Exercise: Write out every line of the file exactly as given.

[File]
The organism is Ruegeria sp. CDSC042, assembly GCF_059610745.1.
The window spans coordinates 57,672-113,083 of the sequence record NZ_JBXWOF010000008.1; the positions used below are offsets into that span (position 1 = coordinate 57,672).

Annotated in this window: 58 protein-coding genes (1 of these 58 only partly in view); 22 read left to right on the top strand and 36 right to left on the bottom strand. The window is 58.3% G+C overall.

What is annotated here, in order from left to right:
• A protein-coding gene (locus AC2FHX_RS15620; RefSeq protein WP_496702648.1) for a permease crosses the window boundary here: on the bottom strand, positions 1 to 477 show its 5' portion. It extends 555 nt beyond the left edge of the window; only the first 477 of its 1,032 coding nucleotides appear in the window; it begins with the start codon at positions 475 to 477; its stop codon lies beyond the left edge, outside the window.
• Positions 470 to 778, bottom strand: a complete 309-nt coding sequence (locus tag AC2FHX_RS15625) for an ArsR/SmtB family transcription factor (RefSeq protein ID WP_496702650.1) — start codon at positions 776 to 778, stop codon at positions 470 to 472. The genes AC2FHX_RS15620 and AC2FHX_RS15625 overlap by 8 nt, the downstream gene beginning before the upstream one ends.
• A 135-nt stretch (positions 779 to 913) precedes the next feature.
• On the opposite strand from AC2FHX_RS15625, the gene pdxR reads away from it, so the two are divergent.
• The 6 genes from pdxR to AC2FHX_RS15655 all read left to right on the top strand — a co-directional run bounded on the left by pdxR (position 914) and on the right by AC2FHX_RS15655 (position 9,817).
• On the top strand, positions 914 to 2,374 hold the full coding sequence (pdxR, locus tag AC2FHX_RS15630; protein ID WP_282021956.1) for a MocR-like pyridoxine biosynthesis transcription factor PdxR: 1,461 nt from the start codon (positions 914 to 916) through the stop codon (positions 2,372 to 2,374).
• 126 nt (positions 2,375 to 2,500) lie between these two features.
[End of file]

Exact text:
The organism is Ruegeria sp. CDSC042, assembly GCF_059610745.1.
The window spans coordinates 57,672-113,083 of the sequence record NZ_JBXWOF010000008.1; the positions used below are offsets into that span (position 1 = coordinate 57,672).

Annotated in this window: 58 protein-coding genes (1 of these 58 only partly in view); 22 read left to right on the top strand and 36 right to left on the bottom strand. The window is 58.3% G+C overall.

What is annotated here, in order from left to right:
• A protein-coding gene (locus AC2FHX_RS15620; RefSeq protein WP_496702648.1) for a permease crosses the window boundary here: on the bottom strand, positions 1 to 477 show its 5' portion. It extends 555 nt beyond the left edge of the window; only the first 477 of its 1,032 coding nucleotides appear in the window; it begins with the start codon at positions 475 to 477; its stop codon lies beyond the left edge, outside the window.
• Positions 470 to 778, bottom strand: a complete 309-nt coding sequence (locus tag AC2FHX_RS15625) for an ArsR/SmtB family transcription factor (RefSeq protein ID WP_496702650.1) — start codon at positions 776 to 778, stop codon at positions 470 to 472. The genes AC2FHX_RS15620 and AC2FHX_RS15625 overlap by 8 nt, the downstream gene beginning before the upstream one ends.
• A 135-nt stretch (positions 779 to 913) precedes the next feature.
• On the opposite strand from AC2FHX_RS15625, the gene pdxR reads away from it, so the two are divergent.
• The 6 genes from pdxR to AC2FHX_RS15655 all read left to right on the top strand — a co-directional run bounded on the left by pdxR (position 914) and on the right by AC2FHX_RS15655 (position 9,817).
• On the top strand, positions 914 to 2,374 hold the full coding sequence (pdxR, locus tag AC2FHX_RS15630; protein ID WP_282021956.1) for a MocR-like pyridoxine biosynthesis transcription factor PdxR: 1,461 nt from the start codon (positions 914 to 916) through the stop codon (positions 2,372 to 2,374).
• 126 nt (positions 2,375 to 2,500) lie between these two features.